The Man in the High Castle • 1962 • SF novel by Philip K. Dick


Meta: isfdb. SF Master works #73. SF novel of Philip K. Dick published in 1962. It won the 1963 Hugo award.

The Axis Powers (Nazi Germany, Fascist Italy and Imperial Japan) won WWII – Franklin D. Roosevelt was assassinated in 1933, Germany developed the atomic bomb and conquered Europe, Japan drove US from the Pacific. 15 years after the war (ending in 1947), the two superpowers Germany and Japan intrigue against each other in the divided former U.S. The story takes place mainly in Japanese controlled San Francisco and in parts in the “Rocky Mountain States” east of the Rockys.

The daily life under Fascism is described from different POVs – a Jew starting a jewellry business with his friend, his ex-wife is an Judo trainer, an Americana antique seller trying to get business contacts in Japanese society, a Japanese trade missioner and a German Counter-intelligence agent getting in contact with a Japanese general.

Typical for PKD is the story within the story – here to be found in the popular novel “The Grasshopper Lies Heavy” where an alternative history is described around the Allies having won WWII.

It took a long time for me to get ready for this novel: I’m always shivering with all the Nazi-stuff – extended Holocaust to Africa and so on. I’ve been visiting the memorial site of the Dachau concentration camp and Auschwitz extermination camp. We went through WWII and the Holocaust a couple of times in history lessons and it was a huge topic during school. No wonder that I refrained from reading this alternate history directly after school. But now, 25 years after that and shortly after reading Ubik, I wanted to read this masterwork.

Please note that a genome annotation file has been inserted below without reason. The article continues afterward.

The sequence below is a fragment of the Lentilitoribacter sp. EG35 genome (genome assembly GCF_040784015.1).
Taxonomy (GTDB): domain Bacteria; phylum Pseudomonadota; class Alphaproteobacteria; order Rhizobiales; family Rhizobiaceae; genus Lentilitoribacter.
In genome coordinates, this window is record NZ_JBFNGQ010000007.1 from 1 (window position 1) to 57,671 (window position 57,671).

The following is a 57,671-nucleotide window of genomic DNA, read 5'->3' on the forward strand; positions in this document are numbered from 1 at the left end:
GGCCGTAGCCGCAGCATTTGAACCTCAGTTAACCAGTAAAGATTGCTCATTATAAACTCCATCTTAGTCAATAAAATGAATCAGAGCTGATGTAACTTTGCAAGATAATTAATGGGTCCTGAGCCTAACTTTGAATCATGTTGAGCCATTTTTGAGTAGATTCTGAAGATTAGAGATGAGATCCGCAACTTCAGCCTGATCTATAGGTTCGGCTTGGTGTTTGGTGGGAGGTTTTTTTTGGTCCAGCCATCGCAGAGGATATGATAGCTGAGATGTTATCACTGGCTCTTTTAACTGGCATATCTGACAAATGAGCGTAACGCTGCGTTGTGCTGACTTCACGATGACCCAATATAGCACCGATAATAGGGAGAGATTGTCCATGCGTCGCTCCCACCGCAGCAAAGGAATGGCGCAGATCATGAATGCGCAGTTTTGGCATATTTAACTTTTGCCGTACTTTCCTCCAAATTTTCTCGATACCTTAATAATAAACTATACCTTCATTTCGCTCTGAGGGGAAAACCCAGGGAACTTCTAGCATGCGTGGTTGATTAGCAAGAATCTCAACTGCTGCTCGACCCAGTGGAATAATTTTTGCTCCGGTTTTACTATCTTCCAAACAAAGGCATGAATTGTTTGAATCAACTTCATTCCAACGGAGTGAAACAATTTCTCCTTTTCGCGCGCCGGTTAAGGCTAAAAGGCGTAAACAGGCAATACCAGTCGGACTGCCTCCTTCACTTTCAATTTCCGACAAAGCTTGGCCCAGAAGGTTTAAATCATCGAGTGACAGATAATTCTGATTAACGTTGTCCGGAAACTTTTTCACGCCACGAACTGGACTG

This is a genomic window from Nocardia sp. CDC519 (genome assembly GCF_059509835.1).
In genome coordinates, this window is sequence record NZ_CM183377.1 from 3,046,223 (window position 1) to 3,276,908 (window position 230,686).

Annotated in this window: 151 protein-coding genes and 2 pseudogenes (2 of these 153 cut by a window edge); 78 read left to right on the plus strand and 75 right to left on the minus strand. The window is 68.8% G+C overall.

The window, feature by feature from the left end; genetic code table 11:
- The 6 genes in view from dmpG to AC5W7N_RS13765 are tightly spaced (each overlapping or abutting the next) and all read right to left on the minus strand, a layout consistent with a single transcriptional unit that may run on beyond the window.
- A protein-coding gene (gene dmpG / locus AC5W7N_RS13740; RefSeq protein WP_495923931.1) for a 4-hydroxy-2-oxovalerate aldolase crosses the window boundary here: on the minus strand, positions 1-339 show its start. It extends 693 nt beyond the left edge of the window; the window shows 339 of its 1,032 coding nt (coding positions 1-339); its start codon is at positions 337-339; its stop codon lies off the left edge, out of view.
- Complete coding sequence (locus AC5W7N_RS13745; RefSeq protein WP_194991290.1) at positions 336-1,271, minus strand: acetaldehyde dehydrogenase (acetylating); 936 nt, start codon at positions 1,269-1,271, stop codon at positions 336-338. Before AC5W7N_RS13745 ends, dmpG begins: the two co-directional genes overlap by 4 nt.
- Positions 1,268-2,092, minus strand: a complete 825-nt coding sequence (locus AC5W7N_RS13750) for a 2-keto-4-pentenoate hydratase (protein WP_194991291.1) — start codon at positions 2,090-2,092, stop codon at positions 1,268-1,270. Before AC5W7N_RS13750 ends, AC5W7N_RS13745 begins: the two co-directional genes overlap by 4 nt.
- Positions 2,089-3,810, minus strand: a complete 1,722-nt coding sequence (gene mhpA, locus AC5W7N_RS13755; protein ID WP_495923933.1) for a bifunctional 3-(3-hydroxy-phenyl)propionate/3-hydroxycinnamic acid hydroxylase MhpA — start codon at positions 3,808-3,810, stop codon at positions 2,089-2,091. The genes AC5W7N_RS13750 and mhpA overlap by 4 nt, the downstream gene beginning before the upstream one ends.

And I have to say that I’m enjoyed it greatly. Of course, I know the characteristics of the involved German Reich persons. But PKD did a great job of altering and adapting their history.
I didn’t know about the SF-esc project of “Atlantropa”, an enourmous “terraforming” project of the Mediterranean sea which would have zero chance nowadays. But under this alternate circumstance… who knows what Venice people would have said 🙂

I find it to be written very fluently and engaging, the protagonists touched me. It was a fast read for me.

I especially liked the thought provoking discussions of racism and fascism influencing culture where the Americans think they are cultural inferior. And the literary device in the form of the I-Ching where everyone asks this oracle and the oracle influencing the reality.

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